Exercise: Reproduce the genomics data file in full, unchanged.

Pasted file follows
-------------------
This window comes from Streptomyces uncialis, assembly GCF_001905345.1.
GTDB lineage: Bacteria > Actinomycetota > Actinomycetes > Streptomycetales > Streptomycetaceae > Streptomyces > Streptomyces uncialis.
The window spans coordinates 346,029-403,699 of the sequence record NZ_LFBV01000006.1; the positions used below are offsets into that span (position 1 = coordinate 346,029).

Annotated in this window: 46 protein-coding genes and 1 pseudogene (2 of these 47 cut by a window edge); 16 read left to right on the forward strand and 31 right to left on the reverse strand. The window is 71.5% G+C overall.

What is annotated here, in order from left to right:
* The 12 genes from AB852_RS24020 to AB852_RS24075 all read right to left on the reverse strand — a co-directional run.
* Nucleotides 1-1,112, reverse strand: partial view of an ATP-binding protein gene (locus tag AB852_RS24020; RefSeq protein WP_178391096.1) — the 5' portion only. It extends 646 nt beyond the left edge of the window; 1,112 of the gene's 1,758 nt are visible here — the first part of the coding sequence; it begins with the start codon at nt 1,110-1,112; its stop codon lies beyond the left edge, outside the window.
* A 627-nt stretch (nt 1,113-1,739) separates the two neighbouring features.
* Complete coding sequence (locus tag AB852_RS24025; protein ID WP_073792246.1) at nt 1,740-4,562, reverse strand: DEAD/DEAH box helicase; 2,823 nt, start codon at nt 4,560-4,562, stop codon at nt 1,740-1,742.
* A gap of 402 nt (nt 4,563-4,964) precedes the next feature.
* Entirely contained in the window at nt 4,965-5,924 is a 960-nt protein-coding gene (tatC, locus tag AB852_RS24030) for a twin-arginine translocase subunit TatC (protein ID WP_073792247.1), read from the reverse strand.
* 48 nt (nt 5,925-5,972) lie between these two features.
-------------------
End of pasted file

This window comes from Streptomyces uncialis, assembly GCF_001905345.1.
GTDB lineage: Bacteria > Actinomycetota > Actinomycetes > Streptomycetales > Streptomycetaceae > Streptomyces > Streptomyces uncialis.
The window spans coordinates 346,029-403,699 of the sequence record NZ_LFBV01000006.1; the positions used below are offsets into that span (position 1 = coordinate 346,029).

Annotated in this window: 46 protein-coding genes and 1 pseudogene (2 of these 47 cut by a window edge); 16 read left to right on the forward strand and 31 right to left on the reverse strand. The window is 71.5% G+C overall.

What is annotated here, in order from left to right:
* The 12 genes from AB852_RS24020 to AB852_RS24075 all read right to left on the reverse strand — a co-directional run.
* Nucleotides 1-1,112, reverse strand: partial view of an ATP-binding protein gene (locus tag AB852_RS24020; RefSeq protein WP_178391096.1) — the 5' portion only. It extends 646 nt beyond the left edge of the window; 1,112 of the gene's 1,758 nt are visible here — the first part of the coding sequence; it begins with the start codon at nt 1,110-1,112; its stop codon lies beyond the left edge, outside the window.
* A 627-nt stretch (nt 1,113-1,739) separates the two neighbouring features.
* Complete coding sequence (locus tag AB852_RS24025; protein ID WP_073792246.1) at nt 1,740-4,562, reverse strand: DEAD/DEAH box helicase; 2,823 nt, start codon at nt 4,560-4,562, stop codon at nt 1,740-1,742.
* A gap of 402 nt (nt 4,563-4,964) precedes the next feature.
* Entirely contained in the window at nt 4,965-5,924 is a 960-nt protein-coding gene (tatC, locus tag AB852_RS24030) for a twin-arginine translocase subunit TatC (protein ID WP_073792247.1), read from the reverse strand.
* 48 nt (nt 5,925-5,972) lie between these two features.